If one is to grow in the spiritual realm, one must (at some point) find a religious path that is comfortable and then step on it and follow it to the top. From the top, one will realize what is meant by "Oneness and Manyness" (as well as "no-thing-ness"). True "unity in diversity" is being on a religious path while simultaneously respecting the validity of other paths. It is one of the many self-deluding tricks of the ego to never choose a religious path and/or to prematurely declare that one is a (yoga) teacher before one has fully committed (in this case, to the Hindu path) to a religious path. Stepping on a religious path is the first step; then one finds the courage and will to follow it to the top.Whether born into a religion or later adopting or converting to a chosen religion, a naming ceremony is most basic. So important is religion to a sincere individual, that one is given or chooses an appropriate religious name. Overlooking this most basic understanding, New-Age Yogis with Christian names such as Judith, James and George, for example, are often perplexed when they are so easily identified as non-Hindus and therefore fraudulent "yoga teachers."


9. Many universalists who deny following a specific religion (and often seem to end up creating their own personality cults) often say "I follow all religions" and/or "My religion is the religion of Love." Just imagine filling out an application form or entering a hospital and putting "Love" in the religion blank--one will probably be visited by the psychiatric staff! Of course Love should be the basis of all that we do, but to thoughtlessly use these clich?'s to draw in the masses, is to practice a serious deception. In attempting to eradicate the identities of the various religions, such individuals and groups only end up creating a new group identity. Though we want to avoid the extreme of religious discrimination, being religiously rich, or color rich, for example, is far more enlightened than being blind to the various religions, cultures and races.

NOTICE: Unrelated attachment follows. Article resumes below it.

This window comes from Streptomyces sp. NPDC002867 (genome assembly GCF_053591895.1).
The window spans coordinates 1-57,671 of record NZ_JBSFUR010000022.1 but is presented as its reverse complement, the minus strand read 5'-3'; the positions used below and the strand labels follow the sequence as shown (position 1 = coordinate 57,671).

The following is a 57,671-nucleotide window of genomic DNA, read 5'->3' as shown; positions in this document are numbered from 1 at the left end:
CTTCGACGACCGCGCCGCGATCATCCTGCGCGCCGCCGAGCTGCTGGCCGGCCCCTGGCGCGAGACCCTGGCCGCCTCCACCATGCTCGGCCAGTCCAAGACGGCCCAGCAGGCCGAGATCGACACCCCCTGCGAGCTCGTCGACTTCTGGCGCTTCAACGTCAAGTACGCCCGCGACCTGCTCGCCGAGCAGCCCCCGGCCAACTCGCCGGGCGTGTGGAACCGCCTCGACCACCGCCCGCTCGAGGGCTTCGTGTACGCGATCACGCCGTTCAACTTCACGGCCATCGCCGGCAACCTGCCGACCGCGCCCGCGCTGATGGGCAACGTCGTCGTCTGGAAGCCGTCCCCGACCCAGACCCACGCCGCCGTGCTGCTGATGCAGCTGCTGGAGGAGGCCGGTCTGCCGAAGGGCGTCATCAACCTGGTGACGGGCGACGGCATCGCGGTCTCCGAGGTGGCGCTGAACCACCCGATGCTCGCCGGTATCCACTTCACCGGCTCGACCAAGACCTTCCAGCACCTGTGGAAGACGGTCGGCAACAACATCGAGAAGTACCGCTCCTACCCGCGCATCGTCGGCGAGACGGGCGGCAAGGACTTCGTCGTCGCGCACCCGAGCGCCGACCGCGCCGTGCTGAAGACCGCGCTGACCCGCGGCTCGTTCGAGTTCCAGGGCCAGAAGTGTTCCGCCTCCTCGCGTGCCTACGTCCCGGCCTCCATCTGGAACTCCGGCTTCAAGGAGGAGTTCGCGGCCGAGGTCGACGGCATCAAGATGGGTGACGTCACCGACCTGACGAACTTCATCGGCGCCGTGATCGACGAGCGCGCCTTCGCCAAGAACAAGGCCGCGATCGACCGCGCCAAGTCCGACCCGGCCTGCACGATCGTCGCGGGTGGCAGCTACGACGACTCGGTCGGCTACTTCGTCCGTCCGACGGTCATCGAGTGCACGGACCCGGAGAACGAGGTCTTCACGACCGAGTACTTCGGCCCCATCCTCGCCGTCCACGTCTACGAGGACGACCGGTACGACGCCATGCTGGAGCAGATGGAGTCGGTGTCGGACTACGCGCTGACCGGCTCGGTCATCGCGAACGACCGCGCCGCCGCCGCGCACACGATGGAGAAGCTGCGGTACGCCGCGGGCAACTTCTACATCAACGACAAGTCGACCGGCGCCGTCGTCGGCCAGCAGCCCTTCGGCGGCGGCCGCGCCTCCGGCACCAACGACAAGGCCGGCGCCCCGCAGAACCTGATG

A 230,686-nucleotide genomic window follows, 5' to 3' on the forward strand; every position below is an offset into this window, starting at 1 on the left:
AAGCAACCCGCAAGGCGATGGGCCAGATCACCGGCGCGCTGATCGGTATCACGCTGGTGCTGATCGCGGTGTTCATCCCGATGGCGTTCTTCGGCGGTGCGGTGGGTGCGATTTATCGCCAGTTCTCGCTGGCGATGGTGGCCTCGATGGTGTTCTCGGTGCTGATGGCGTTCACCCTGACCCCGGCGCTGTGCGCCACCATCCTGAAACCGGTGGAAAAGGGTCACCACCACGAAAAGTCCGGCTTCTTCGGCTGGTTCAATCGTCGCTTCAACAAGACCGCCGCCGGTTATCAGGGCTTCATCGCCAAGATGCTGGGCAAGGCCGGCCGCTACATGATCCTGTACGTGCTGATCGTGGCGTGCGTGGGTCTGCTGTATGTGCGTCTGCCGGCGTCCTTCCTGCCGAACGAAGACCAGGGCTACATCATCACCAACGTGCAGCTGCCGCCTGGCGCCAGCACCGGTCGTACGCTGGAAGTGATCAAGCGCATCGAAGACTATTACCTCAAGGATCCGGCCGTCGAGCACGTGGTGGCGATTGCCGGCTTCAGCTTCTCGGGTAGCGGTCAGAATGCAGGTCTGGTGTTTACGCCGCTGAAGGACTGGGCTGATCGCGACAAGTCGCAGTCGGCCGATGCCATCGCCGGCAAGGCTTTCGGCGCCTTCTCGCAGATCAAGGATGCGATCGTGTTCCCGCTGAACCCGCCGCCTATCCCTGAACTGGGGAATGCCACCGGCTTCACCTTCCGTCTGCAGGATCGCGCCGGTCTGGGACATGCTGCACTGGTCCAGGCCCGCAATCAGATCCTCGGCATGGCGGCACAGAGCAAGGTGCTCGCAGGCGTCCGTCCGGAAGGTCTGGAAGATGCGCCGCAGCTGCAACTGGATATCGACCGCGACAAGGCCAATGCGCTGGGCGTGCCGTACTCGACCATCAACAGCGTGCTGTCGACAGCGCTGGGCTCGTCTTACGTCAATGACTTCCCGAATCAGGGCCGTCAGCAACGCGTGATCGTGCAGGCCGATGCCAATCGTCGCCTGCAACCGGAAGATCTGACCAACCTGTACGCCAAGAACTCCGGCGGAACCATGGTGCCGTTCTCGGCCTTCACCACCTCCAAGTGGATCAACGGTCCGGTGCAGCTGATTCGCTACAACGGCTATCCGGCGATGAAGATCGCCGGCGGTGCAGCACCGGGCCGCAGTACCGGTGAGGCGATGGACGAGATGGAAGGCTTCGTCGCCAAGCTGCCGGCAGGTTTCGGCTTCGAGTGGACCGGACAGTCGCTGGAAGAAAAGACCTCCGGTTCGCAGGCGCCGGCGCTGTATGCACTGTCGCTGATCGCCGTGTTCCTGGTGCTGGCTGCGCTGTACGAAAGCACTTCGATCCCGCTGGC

10. It is sometimes hard to believe but religious fundamentalist/universalists will often say they don't belong to A religion, because (in their eyes) there really is no other religion. This clouded vision is sometimes expounded by those who may say there really are no paths or there is only one path. When one grows up in a religion, there is always the danger that one may assume that religion to be the only valid one, and if others exist, they are merely a reflection of the "one religion" or (putting it mildly) misguided steps that hopefully will lead one to the "real one religion." A convert to a religion may also be so zealously involved that they too begin to assume that the religion (or whatever they call it) they are in is really the only one. "I follow the pathless path" is another New-Age clich? that is touted by those who will also say "There are no paths."